Strategic initiatives are born in Phase 2, but live and die in Phases 3 and 4. The unfortunate reality, however, is that most businesses never get beyond Phase 2 and many of those never get past Phase 1

Tips for Ensuring Success

The following are some quick tips to ensure your strategic initiatives are successful:

  1. Focus. It’s OK to identify as many important, value-adding initiatives as possible, but prioritize them. You can’t do them all at once even though you wish you could. Limit yourself to no more than 3 at a time so that you can remain focused.
  2. Plan accordingly. Strategic initiatives are projects – which mean they have defined start and end dates, defined objectives, defined roles, and resources assigned to those roles. They may even have a budget.
  3. Assign ownership. Someone has to “own” each initiative. Maybe that’s you. Maybe it’s someone else. Owning it doesn’t necessarily mean “doing it.” It means the owner is responsible for making sure it gets done.

Smart Business Practices vs Strategic Initiatives

Just because something is a smart thing to do does not mean it is necessarily a strategic initiative. As an example, if you are in the business of software development and don’t have well defined release management procedures, you need to implement them.

Some things are just smart things to do that are core to your business, but that doesn’t necessarily make them strategic initiatives.

Consider the Timing

Whether it’s a strategic initiative or not, consider the timing before launching in to it. There never is a perfect time, so don’t wait around for that to come. But, going back to the point about focusing and prioritizing, unless you have unlimited resources, you can’t do it all at once. Something may be a good thing to do…just not right now.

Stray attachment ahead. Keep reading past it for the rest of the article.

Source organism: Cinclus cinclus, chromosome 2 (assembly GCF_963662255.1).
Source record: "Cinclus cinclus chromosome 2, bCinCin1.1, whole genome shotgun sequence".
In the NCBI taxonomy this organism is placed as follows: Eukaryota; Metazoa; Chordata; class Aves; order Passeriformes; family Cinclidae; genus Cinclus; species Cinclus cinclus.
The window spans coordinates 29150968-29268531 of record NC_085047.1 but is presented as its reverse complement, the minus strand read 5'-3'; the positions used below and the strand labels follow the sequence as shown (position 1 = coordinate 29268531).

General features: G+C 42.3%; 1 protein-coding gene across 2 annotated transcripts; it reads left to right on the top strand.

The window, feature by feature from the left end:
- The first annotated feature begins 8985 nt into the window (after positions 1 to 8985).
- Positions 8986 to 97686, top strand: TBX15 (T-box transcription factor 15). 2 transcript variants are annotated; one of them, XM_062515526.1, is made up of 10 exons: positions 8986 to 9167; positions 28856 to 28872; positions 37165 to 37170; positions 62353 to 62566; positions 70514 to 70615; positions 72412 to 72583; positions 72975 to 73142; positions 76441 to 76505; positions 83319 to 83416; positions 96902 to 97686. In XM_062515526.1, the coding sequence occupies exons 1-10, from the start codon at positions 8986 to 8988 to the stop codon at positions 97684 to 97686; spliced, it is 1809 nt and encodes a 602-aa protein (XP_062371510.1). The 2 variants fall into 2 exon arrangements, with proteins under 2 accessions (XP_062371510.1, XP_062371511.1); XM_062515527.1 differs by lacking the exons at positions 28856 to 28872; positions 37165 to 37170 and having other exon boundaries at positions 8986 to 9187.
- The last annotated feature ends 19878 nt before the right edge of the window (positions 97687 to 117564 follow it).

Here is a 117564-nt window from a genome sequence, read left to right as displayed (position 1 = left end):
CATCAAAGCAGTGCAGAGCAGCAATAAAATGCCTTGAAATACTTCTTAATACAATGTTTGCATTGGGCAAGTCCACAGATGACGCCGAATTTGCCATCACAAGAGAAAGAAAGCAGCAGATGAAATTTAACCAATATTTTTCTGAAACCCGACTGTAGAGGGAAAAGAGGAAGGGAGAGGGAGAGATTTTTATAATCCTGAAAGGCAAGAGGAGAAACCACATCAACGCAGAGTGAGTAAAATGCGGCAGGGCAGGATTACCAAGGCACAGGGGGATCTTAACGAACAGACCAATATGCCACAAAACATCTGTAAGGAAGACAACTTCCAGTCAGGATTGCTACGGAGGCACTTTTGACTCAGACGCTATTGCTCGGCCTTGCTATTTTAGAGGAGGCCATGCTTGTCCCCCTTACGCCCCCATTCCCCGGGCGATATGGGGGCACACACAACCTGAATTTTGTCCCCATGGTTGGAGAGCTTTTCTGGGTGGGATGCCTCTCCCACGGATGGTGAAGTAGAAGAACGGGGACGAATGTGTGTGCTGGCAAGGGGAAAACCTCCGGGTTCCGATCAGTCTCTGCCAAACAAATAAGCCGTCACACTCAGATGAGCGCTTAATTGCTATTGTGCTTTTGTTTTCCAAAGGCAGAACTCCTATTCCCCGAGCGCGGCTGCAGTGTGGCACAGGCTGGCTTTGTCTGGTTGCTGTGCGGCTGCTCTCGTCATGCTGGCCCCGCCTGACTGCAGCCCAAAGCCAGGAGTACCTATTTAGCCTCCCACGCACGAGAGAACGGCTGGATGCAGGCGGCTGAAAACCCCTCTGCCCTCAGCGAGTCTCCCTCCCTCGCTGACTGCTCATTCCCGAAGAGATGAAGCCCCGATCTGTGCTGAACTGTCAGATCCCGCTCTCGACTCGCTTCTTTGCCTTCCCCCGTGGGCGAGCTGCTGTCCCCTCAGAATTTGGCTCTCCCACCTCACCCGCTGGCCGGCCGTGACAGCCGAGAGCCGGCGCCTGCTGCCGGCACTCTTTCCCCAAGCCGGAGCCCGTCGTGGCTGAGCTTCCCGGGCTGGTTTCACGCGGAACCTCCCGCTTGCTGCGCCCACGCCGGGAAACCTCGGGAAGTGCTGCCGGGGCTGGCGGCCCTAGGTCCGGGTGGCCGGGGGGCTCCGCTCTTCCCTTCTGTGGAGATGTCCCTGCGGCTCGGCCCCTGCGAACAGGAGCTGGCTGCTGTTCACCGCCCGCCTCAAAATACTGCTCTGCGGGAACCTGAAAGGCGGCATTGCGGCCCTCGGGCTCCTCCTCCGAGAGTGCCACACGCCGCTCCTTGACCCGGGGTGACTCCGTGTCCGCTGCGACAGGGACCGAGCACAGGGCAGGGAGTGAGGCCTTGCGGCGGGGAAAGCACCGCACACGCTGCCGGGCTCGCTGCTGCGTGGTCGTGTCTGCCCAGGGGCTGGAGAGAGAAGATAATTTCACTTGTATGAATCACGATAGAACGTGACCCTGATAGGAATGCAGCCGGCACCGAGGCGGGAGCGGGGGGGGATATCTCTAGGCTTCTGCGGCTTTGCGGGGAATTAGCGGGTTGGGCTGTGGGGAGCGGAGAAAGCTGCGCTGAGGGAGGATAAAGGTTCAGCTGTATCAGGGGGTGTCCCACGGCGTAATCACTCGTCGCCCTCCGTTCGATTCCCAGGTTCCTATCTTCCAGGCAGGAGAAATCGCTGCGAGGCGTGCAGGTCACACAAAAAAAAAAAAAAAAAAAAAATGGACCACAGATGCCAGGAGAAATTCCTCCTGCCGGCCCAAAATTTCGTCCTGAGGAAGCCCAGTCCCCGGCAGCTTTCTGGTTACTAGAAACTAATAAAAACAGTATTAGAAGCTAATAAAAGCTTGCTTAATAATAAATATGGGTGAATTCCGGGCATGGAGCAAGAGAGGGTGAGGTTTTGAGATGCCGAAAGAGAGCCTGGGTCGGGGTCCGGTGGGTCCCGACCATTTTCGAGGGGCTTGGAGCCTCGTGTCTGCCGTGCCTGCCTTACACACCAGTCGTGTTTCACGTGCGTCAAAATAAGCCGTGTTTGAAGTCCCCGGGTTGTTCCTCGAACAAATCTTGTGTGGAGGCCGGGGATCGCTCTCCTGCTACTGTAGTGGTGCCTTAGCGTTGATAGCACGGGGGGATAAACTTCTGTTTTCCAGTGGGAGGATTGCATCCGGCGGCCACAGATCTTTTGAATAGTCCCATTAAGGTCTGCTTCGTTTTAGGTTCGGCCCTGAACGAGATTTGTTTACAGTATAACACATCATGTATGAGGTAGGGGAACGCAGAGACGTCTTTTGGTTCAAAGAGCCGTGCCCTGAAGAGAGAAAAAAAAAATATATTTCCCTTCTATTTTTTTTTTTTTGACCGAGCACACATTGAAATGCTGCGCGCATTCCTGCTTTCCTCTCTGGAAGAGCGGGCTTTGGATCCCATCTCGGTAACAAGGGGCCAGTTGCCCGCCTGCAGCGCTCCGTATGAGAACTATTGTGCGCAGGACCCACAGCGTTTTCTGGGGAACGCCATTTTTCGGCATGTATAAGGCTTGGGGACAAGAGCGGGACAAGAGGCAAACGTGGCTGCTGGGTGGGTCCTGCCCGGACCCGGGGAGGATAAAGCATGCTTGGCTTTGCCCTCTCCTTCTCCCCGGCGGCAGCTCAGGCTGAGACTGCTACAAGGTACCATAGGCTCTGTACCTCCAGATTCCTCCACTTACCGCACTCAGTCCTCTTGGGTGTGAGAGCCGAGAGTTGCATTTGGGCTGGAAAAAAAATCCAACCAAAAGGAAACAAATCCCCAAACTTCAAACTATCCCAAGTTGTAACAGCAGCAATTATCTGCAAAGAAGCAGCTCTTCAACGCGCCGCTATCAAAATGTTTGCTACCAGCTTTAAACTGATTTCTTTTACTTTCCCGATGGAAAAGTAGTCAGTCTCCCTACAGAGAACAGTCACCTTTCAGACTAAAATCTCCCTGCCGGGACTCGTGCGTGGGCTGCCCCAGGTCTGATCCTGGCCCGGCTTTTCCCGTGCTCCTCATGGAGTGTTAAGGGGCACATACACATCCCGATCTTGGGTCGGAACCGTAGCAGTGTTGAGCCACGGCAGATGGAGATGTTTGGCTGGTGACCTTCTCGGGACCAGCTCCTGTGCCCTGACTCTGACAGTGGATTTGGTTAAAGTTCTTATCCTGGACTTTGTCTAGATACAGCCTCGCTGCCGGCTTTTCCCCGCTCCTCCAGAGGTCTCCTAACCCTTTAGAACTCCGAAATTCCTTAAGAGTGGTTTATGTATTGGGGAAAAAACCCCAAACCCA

The key is to get it in the queue so that you aren’t continually saying, “Some day.”

A Trick for Understanding What’s Really Going On

March 23rd, 2016 Posted by Behavior, Business is ART, Leadership, Relationships 0 thoughts on “A Trick for Understanding What’s Really Going On”

Note: This post first appeared in the original site for the Business is ART blog on March 5, 2015 and was entitled “Promote Honesty: 3 Up, 3 Down Report.” Given that site is no longer available and that I truly believe it to be a very powerful tool, I’m reposting it here.

The 3 Up and 3 Down ReportA Hypothetical Conversation

Sally: Bill, what’s the status of the XYZ project?
Bill: Well, Sally, things couldn’t be better. We completed tasks 1, 2 and 3 and by end of next week, tasks 5 and 6 will be done as well – full steam ahead.
Sally:  That’s great, Bill. Any problems or roadblocks?
Bill: Nope. The usual bumps and grinds, but everything’s moving along according to plan.

One month later, project XYZ has major problems that seem to have come from nowhere. Sally is very angry at Bill, but whose fault is it really?  It may be hers.

No One Wants to be the Bearer of Bad News

No matter how good someone’s relationship is with “the boss,” no one wants to be the bearer of bad news.  We want to show the boss we are capable of leading and that things under our “command” are doing well.

We behave this way not because we are liars, but in many cases because we honestly don’t want to burden the boss with things we feel we should be able to handle ourselves.  In other cases, the boss has created an environment in which if bad news is presented, we are belittled and an over-reaction follows.

In neither case is it healthy for business.  The point of delivering bad news on the job is to fix problems, preferably before they turn in to larger ones.  No one person has all of the answers, so it’s best to get the issue out on the table where multiple heads can address it and come up with a solution.

Striking a Healthy Balance

One effective means of striking that balance between wanting to deliver and hear good news versus needing to deliver and hear bad news is the “Three Up, Three Down” report. The premise is simple.  Report three good things that happened this week or that you are looking forward to, then report three bad things.  No matter how big or small, you have to list three things in each category.  Three.